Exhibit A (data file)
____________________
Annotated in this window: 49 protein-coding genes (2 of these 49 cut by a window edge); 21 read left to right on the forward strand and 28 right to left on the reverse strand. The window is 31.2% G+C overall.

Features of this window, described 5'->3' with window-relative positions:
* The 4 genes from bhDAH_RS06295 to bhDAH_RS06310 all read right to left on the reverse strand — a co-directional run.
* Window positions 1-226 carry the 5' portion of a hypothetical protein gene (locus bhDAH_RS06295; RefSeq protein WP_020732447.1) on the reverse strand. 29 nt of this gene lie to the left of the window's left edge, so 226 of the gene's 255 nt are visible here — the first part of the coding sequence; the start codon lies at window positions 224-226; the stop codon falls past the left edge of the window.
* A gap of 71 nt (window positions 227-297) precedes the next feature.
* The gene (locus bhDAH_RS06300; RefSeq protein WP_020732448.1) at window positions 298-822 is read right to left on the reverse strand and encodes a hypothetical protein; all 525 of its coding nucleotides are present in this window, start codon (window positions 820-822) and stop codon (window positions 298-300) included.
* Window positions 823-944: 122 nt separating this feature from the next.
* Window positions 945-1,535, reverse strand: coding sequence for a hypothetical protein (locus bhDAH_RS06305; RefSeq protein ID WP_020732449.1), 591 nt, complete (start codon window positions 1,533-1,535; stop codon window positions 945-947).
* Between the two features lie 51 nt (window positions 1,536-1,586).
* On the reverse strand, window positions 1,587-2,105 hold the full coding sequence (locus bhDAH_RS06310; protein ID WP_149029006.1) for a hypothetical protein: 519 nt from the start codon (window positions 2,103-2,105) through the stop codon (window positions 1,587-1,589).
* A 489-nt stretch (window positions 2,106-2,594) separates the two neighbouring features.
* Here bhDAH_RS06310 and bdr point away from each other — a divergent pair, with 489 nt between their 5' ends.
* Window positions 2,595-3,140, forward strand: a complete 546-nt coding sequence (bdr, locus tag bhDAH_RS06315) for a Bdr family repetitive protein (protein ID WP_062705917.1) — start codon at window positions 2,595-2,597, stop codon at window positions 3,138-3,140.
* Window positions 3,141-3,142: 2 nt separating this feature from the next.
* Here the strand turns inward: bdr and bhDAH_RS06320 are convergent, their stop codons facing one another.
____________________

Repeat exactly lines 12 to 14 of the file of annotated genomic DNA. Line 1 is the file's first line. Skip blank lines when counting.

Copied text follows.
* Here bhDAH_RS06310 and bdr point away from each other — a divergent pair, with 489 nt between their 5' ends.
* Window positions 2,595-3,140, forward strand: a complete 546-nt coding sequence (bdr, locus tag bhDAH_RS06315) for a Bdr family repetitive protein (protein ID WP_062705917.1) — start codon at window positions 2,595-2,597, stop codon at window positions 3,138-3,140.
* Window positions 3,141-3,142: 2 nt separating this feature from the next.